Kessel, Michael, Prof. Dr.

Professor of Molecular Biology

  • Until 1981 Biochemical Institute, Kiel University
  • 1981 -1983 National Cancer Institute, NIH, Bethesda,USA
  • 1983 -1986 Center for Molecular Biology (ZMBH), Heidelberg University
  • Since 1987 Max Planck Institute for Biophysical Chemistry, Goettingen

Major Research Interests

The group is interested in the coordination between cell cycle and developmental control processes in mice. We apply biochemical, genetic and embryological techniques.

We previously identified the Geminin protein as a mediator between cell cycle progression and the control of axial specification. Studying a conditional mouse knock-out model we found that Geminin is essential for the first cell divisions in murine embryos, but not later in development. Geminin is necessary for the establishment, growth and maintenance of pluripotent embryonic stem cells.

We further analyzed the Mad2l2 protein, a subunit of translesion DNA polymerase zeta and potential regulator of the cell cycle. We discovered an essential role of Mad2l2 for germ cell development during early embryogenesis, and during the generation of primordial germ cells from embryonic stem cells in culture. In the absence of Mad2l2 the pluripotency of embryonic stem cells becomes destabilized, and they differentiate into primitive endoderm.

We recently identified how the six microRNAs of the miR449/miR34 family function during ciliogenesis. By downregulating the expression of Cp110, they are required for the docking of basal bodies in the plasma membrane.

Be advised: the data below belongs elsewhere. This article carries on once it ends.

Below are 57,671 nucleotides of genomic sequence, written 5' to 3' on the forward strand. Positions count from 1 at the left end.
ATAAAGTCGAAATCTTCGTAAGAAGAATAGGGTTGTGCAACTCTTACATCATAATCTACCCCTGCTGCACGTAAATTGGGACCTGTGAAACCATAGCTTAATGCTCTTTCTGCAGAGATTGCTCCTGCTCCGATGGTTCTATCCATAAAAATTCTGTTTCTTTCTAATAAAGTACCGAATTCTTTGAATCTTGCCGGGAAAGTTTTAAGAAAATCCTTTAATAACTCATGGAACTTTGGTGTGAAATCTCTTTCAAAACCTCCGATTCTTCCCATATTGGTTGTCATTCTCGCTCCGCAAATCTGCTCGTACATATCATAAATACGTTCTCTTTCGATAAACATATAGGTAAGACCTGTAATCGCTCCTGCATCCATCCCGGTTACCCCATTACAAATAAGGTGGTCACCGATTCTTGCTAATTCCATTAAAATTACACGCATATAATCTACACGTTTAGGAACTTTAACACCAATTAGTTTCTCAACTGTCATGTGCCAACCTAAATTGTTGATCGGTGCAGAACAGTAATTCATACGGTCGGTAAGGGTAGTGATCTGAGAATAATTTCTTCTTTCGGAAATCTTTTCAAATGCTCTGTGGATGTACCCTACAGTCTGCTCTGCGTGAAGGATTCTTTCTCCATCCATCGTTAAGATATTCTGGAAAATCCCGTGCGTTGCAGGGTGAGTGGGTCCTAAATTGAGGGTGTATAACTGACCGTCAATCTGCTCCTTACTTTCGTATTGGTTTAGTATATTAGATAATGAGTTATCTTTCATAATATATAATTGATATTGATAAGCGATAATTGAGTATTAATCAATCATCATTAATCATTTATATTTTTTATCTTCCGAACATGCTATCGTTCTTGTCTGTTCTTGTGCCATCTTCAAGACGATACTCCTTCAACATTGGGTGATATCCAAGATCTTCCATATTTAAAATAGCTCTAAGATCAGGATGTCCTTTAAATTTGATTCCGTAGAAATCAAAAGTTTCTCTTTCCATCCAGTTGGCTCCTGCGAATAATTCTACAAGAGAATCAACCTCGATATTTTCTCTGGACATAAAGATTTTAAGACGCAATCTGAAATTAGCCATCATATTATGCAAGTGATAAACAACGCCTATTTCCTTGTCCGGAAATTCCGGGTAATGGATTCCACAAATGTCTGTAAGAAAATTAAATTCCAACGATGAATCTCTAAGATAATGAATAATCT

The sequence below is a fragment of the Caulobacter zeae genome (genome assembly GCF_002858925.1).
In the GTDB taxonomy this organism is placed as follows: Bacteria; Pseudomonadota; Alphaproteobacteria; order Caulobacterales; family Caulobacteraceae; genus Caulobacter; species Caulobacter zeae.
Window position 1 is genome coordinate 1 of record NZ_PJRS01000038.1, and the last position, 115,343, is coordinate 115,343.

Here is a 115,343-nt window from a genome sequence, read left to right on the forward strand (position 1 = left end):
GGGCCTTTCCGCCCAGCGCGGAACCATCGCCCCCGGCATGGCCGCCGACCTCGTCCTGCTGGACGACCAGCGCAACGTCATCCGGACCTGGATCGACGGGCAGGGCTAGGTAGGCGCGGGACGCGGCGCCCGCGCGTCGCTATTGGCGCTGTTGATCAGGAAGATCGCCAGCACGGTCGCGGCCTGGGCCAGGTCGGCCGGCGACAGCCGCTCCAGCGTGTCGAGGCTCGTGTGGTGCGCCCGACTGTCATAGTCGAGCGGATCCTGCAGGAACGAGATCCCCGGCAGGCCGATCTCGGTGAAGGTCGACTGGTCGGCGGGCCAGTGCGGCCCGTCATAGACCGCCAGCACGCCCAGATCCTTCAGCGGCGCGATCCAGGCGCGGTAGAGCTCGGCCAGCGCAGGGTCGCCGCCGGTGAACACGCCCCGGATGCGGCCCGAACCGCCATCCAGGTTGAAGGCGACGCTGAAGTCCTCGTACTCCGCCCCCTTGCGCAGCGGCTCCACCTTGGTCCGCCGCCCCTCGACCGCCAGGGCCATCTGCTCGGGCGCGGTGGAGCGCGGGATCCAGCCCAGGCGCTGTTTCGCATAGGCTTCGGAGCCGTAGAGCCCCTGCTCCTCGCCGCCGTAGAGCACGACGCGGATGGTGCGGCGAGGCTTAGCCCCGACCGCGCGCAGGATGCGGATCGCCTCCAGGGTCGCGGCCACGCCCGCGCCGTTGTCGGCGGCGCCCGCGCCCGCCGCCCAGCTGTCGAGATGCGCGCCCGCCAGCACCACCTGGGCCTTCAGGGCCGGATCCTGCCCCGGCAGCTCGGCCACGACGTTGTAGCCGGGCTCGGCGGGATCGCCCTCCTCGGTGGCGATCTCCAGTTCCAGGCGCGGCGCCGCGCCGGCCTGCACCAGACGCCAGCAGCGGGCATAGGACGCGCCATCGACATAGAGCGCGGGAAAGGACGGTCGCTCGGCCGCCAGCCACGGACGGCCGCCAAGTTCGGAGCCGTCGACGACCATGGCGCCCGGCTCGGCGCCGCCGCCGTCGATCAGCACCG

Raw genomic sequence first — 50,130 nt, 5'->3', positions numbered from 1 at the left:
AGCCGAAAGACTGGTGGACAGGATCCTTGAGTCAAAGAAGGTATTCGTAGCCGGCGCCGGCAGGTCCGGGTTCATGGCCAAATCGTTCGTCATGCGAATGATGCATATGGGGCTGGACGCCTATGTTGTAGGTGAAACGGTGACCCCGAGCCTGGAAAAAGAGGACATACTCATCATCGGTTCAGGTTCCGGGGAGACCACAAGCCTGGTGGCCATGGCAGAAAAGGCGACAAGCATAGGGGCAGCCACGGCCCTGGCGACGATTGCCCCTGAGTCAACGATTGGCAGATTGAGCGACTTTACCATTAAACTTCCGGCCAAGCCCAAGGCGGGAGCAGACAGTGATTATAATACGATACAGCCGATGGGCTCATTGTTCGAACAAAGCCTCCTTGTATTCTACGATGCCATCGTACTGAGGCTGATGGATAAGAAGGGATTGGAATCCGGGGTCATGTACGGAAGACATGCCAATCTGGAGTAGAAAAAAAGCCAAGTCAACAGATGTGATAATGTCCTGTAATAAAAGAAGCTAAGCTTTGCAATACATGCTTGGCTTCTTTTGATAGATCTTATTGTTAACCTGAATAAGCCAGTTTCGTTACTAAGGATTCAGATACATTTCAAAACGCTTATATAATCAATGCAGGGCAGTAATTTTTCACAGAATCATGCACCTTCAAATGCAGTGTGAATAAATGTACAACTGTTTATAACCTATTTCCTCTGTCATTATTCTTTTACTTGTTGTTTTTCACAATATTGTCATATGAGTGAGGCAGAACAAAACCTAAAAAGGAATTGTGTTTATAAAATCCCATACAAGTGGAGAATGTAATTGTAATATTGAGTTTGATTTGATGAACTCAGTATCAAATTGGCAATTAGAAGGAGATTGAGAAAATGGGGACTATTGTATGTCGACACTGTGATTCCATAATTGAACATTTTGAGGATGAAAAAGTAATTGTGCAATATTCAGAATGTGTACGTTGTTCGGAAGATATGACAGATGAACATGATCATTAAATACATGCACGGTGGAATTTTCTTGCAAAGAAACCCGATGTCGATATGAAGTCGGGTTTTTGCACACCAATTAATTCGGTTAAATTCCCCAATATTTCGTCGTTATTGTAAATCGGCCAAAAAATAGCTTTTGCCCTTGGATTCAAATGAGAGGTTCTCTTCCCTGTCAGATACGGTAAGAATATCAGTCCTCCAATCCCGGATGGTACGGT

Homepage Department/Research Group

Selected Recent Publications

  • Song, R., Walentek, P., Sponer, N., Klimke, A., Lee, JS, Dixon, G., Harland, R., Wan, Y., Lishko, P., Lize, M., Kessel, M., and He, L. (2014) miR-34/449 miRNAs promote motile ciliogenesis through direct regulation of Cp110 in multiciliated airway cells. Nature 510: 115-120
  • Pirouz, M., Pilarski, S. and Kessel M. (2013) A critical function of Mad2l2 in primordial germ cell development of mice. PLOS Genetics 9, 8, e1003712
  • Tabrizi, G.A., Böse K., Reimann, Y. and Kessel, M. (2013) Geminin is required for the maintenance of pluripotency. Plos One 8, 9, e73826
  • Asli NS, Kessel M (2010) Spatiotemporally restricted regulation of generic motor
    neuron programs by miR-196-mediated repression of Hoxb8. Dev Biol 344: 857-868
  • Pitulescu ME, Teichmann M, Luo L, Kessel M (2009) TIPT2 and geminin interact
    with basal transcription factors to synergize in transcriptional regulation. BMC
    Biochem 10: 16
  • Luo L, Yang X, Takihara Y, Knoetgen H, Kessel M (2004) The cell-cycle regulator geminin inhibits Hox function through direct and polycomb-mediated interactions. Nature 427: 749-53